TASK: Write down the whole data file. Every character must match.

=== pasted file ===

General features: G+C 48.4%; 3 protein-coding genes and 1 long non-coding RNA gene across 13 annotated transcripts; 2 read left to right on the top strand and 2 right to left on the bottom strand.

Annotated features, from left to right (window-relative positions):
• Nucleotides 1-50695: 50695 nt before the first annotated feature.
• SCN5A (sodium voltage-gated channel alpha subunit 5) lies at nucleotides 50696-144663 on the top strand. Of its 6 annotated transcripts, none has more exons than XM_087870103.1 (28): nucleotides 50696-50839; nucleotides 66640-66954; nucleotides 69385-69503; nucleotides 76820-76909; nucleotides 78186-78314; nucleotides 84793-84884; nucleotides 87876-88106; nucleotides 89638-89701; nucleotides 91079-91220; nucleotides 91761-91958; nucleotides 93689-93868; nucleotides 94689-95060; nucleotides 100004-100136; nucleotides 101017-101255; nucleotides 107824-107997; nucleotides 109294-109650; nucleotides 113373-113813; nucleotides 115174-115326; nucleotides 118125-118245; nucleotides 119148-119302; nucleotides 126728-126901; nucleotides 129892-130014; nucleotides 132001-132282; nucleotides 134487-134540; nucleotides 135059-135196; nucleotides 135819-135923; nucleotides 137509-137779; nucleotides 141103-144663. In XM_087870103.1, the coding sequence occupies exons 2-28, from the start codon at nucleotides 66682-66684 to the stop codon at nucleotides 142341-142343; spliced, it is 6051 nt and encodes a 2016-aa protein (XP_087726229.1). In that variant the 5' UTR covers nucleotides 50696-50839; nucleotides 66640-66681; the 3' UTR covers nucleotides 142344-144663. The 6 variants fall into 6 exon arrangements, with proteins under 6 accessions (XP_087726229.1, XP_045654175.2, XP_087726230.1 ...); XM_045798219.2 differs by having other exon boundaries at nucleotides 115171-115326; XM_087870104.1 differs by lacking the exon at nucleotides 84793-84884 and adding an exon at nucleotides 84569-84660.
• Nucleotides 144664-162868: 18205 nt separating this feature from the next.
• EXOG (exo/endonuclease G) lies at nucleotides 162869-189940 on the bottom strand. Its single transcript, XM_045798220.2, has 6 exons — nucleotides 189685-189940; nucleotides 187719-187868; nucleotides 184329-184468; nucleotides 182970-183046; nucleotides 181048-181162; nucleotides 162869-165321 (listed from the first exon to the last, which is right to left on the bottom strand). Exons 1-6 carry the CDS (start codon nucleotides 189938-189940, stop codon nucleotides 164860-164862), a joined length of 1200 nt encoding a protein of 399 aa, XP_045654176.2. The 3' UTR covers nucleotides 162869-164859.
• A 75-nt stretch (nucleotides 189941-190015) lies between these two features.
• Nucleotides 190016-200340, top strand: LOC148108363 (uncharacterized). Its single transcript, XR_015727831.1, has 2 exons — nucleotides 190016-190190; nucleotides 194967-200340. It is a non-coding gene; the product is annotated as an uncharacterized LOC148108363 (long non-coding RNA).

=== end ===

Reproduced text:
General features: G+C 48.4%; 3 protein-coding genes and 1 long non-coding RNA gene across 13 annotated transcripts; 2 read left to right on the top strand and 2 right to left on the bottom strand.

Annotated features, from left to right (window-relative positions):
• Nucleotides 1-50695: 50695 nt before the first annotated feature.
• SCN5A (sodium voltage-gated channel alpha subunit 5) lies at nucleotides 50696-144663 on the top strand. Of its 6 annotated transcripts, none has more exons than XM_087870103.1 (28): nucleotides 50696-50839; nucleotides 66640-66954; nucleotides 69385-69503; nucleotides 76820-76909; nucleotides 78186-78314; nucleotides 84793-84884; nucleotides 87876-88106; nucleotides 89638-89701; nucleotides 91079-91220; nucleotides 91761-91958; nucleotides 93689-93868; nucleotides 94689-95060; nucleotides 100004-100136; nucleotides 101017-101255; nucleotides 107824-107997; nucleotides 109294-109650; nucleotides 113373-113813; nucleotides 115174-115326; nucleotides 118125-118245; nucleotides 119148-119302; nucleotides 126728-126901; nucleotides 129892-130014; nucleotides 132001-132282; nucleotides 134487-134540; nucleotides 135059-135196; nucleotides 135819-135923; nucleotides 137509-137779; nucleotides 141103-144663. In XM_087870103.1, the coding sequence occupies exons 2-28, from the start codon at nucleotides 66682-66684 to the stop codon at nucleotides 142341-142343; spliced, it is 6051 nt and encodes a 2016-aa protein (XP_087726229.1). In that variant the 5' UTR covers nucleotides 50696-50839; nucleotides 66640-66681; the 3' UTR covers nucleotides 142344-144663. The 6 variants fall into 6 exon arrangements, with proteins under 6 accessions (XP_087726229.1, XP_045654175.2, XP_087726230.1 ...); XM_045798219.2 differs by having other exon boundaries at nucleotides 115171-115326; XM_087870104.1 differs by lacking the exon at nucleotides 84793-84884 and adding an exon at nucleotides 84569-84660.
• Nucleotides 144664-162868: 18205 nt separating this feature from the next.
• EXOG (exo/endonuclease G) lies at nucleotides 162869-189940 on the bottom strand. Its single transcript, XM_045798220.2, has 6 exons — nucleotides 189685-189940; nucleotides 187719-187868; nucleotides 184329-184468; nucleotides 182970-183046; nucleotides 181048-181162; nucleotides 162869-165321 (listed from the first exon to the last, which is right to left on the bottom strand). Exons 1-6 carry the CDS (start codon nucleotides 189938-189940, stop codon nucleotides 164860-164862), a joined length of 1200 nt encoding a protein of 399 aa, XP_045654176.2. The 3' UTR covers nucleotides 162869-164859.
• A 75-nt stretch (nucleotides 189941-190015) lies between these two features.
• Nucleotides 190016-200340, top strand: LOC148108363 (uncharacterized). Its single transcript, XR_015727831.1, has 2 exons — nucleotides 190016-190190; nucleotides 194967-200340. It is a non-coding gene; the product is annotated as an uncharacterized LOC148108363 (long non-coding RNA).